8. Lesson 8: Balancing Equations Continued Overview

This lesson is an activity using molecular model kits to balance chemical reactions. Students will build reactants, then disassemble the reactants to build products. Students are also asked to draw models of the overall balanced reactions on their handouts.

11. Lesson 11: Evaluating Stoichiometry Problems Overview

This lesson shows many of the common mistakes that students make when setting up and solving stoichiometry problems. Students are presented with multi-step stoichiometry problems that have already been completed and solved by "another student". They are asked to use a rubric to evaluate both the set-up and the answer, correct any problems with the set-up, and finally to recalculate the answer to solve the problem. 

12. Lesson 12: Fizzy Drinks Lab Practical Overview

This lab practical is one of the final assessments for this unit. Students are asked to determine the correct stoichiometric proportions of baking soda and citric acid needs to carbonate ordinary Kool-Aid. They will be assessed both on their calculations and the overall taste of the final drink they make.

Compatible With




chrome books




Next Generation Science Standards
  • Physical Science
  • NGSS Crosscutting Concept
    • Energy
  • NGSS Practice
    • Using Mathematics

Computational Thinking in STEM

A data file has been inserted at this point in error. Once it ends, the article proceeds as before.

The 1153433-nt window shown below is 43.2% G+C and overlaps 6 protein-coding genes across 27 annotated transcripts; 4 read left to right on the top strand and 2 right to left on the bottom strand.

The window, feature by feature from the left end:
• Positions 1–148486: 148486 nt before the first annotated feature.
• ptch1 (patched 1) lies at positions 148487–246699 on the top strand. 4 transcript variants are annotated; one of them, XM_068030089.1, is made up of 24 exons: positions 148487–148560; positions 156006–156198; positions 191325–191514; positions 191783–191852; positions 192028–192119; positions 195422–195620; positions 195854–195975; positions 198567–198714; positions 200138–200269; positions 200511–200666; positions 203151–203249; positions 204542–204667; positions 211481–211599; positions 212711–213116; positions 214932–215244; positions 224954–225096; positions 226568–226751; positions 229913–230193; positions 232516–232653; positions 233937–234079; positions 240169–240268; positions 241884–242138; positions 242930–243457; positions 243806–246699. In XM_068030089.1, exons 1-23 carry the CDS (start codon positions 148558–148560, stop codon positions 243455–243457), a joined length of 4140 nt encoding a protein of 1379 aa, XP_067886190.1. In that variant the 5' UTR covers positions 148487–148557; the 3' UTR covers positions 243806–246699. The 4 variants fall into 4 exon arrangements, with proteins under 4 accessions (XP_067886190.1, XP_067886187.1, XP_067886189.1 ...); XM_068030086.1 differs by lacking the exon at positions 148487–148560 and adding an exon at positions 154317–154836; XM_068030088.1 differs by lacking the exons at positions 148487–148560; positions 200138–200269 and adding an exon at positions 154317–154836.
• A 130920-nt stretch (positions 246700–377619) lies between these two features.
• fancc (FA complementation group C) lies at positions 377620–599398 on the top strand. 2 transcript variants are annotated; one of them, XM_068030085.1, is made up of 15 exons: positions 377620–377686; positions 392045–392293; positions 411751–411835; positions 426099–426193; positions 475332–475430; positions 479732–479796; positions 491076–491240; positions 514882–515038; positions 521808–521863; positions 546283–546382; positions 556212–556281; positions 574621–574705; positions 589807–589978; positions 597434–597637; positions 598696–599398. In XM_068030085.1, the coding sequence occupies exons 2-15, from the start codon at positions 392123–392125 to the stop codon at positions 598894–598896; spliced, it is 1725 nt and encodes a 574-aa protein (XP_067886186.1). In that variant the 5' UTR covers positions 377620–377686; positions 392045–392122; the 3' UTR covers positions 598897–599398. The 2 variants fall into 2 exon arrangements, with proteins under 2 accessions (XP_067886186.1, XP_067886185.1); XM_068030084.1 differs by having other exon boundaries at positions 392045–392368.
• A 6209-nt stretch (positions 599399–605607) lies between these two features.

• Modeling and Simulation Practices
    • Assessing Computational Models
    • Using Computational Models to Understand a Concept
  • Systems Thinking Practices
    • Defining Systems and Managing Complexity
    • Thinking in Levels
    • Understanding the Relationships within a System
  • Data Practices
    • Analyzing Data

Comments, Feedback, and Questions


Computational Thinking in Science and Math

Lesson 5: What is Molarity?

How do we know how many moles of something we have if the substance is dissolved in water? You have used many solutions in chemistry this year. The concentration of those solutions is always indicated with an "M". The "M" stands for something called molarity.

Your instructor used several different concentrations of hydrochloric acid (HCl) in the demonstration to begin Lesson 5: Limiting Reagents Dictate Molar Relationships. The hydrochloric acid was listed as HCl (aq), meaning in an "aqueous" solution. This means that the substance hydrochloric acid was in a solution of water.